EU Presidents - they don't come cheap
Image from the European People's Party
When Prince William and Catherine Middleton announced their engagement, they probably knew that the media would go bonkers. What they didn't count on was the protest groups that have rallied around the royal banner in pursuit of a bit of publicity; the ever-present MAC and EDL conflict that has brought many an inner-city suburb to a standstill, anti-cuts demonstrators, and gay rights campaigners have lodged a petition to be the honoured guests of London's over-burdened taxpayers on the big day. The royal family might even welcome the appearance of European republicans - they're far less likely to get into a punch-up than radical Islamists or their street opposition, and, even if they do, have built up their relations with the authorities.
Hundreds of republican demonstrators from across Europe have arranged to meet in London through the British organisation Republic, who seek to take advantage of the royal wedding to raise their profile. They are protesting the taxpayers of Europe having to spend a fortune on supporting royals. I'm not going to go into republics versus monarchies here; I'll save that for the Guardian. But, it is worth noting that a republic - or, at least, a president - does not necessarily save money. And there is no better example of this than the EU itself.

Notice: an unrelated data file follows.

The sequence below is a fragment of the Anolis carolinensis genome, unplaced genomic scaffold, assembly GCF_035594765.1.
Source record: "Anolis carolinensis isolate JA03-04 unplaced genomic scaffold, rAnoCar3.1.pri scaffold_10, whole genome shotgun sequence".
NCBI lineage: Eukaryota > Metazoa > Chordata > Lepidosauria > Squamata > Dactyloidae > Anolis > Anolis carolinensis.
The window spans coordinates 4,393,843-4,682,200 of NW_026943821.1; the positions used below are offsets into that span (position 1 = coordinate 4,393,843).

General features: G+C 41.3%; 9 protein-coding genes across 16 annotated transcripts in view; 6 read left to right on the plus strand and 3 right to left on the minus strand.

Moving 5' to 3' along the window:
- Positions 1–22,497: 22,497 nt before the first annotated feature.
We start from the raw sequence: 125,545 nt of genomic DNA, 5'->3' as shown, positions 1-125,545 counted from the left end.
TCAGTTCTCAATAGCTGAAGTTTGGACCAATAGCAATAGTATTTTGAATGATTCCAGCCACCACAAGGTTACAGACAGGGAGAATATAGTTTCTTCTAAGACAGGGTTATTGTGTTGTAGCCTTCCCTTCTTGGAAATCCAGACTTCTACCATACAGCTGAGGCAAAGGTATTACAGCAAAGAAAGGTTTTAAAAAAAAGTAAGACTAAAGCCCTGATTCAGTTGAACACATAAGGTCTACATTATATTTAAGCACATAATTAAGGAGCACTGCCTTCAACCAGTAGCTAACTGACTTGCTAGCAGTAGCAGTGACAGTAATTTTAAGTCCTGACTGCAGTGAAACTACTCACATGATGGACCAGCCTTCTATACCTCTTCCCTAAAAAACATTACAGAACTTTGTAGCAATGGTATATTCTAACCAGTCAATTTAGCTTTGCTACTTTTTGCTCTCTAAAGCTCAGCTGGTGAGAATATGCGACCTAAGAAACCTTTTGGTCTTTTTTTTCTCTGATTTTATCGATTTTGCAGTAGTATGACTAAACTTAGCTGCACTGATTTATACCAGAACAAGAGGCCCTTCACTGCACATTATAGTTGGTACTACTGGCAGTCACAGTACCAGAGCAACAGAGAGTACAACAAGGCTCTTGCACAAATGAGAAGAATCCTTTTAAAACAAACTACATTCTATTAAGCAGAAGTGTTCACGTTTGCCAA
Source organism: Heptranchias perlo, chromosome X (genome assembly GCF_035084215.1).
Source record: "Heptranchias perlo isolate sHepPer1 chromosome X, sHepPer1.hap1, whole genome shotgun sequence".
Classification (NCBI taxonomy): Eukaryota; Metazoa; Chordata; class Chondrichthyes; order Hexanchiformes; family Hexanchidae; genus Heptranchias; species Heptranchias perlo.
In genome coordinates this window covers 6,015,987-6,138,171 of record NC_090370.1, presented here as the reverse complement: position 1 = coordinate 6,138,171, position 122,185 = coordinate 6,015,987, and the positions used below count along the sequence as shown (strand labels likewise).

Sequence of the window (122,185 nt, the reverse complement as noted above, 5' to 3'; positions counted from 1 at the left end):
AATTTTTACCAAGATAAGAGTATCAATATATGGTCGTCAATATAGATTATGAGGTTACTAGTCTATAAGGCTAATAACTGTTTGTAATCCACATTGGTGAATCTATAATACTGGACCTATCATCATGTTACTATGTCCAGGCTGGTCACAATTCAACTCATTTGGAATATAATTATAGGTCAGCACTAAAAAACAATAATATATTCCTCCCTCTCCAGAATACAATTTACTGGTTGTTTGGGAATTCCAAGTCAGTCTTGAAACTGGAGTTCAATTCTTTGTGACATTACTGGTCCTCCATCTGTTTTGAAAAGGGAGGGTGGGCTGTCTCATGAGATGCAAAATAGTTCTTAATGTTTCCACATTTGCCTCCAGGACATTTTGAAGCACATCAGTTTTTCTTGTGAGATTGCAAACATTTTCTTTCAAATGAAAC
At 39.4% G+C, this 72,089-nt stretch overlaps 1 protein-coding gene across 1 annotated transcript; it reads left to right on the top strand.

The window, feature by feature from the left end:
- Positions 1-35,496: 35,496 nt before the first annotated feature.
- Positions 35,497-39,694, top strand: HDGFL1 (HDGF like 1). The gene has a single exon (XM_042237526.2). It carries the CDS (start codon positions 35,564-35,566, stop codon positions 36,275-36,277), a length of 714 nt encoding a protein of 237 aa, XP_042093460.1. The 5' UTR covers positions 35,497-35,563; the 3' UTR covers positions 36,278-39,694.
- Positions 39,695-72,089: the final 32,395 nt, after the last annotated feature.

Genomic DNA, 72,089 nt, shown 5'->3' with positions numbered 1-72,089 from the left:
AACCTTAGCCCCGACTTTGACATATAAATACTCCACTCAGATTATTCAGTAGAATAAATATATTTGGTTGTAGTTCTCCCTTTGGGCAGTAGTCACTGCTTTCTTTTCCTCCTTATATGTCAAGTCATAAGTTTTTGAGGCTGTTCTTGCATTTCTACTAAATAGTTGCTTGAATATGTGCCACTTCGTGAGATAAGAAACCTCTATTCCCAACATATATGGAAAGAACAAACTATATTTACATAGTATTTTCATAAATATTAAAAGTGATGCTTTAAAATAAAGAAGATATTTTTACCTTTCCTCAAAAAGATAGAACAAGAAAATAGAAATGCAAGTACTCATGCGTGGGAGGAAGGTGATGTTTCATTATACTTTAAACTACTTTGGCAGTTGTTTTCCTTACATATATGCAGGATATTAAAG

The EU has three main presidents:
1) The President of the Commission, Jose Manuel Barosso, head of the EU's executive body
2) The President of the European Council, Herman van Rompuy, the man who 'presides' over our elected heads of state
3) The President of the European Parliament, Jerzy Buzek, who keeps the MEPs in line
Only the latter is elected; the others are appointed. The people have no control over who fills these posts, just as they have no control over the monarchy. With that in mind, let's look at how much they cost the European taxpayer.
A basic salary of three hundred thousand euros
An accomodation allowance of fifty thousand euros
An allowance of one hundred and ninety thousand euros for three years
Travel expenses of seven hundred thousand euros
Presentational expenses (dinners) of three hundred thousand euros
A basic salary plus expenses of three hundred and sixty thousand euros
An accomodation allowance of forty thousand euros
A total cost of one and a half million euros
Has twenty-two staff that cost five and a half million euros
The Residence Palace is being renovated at a cost of three hundred million euros to accomodate the President and his offices
So, there you have it. I'm sorry I wasted your time going through the millions of pounds that Barosso goes through in salaries, expenses, and perks. Britain's contribution to the cost of the President's offices alone - £40 million - is the same amount that we spend on the entire royal family, which, according to the BBC, was £38 million in 2010.
The next time republicans and federalists - often the same people - complain about the costs of monarchy, perhaps they ought to take a look at the unaudited accounts of EU officials - if they can get them to publish them, that is.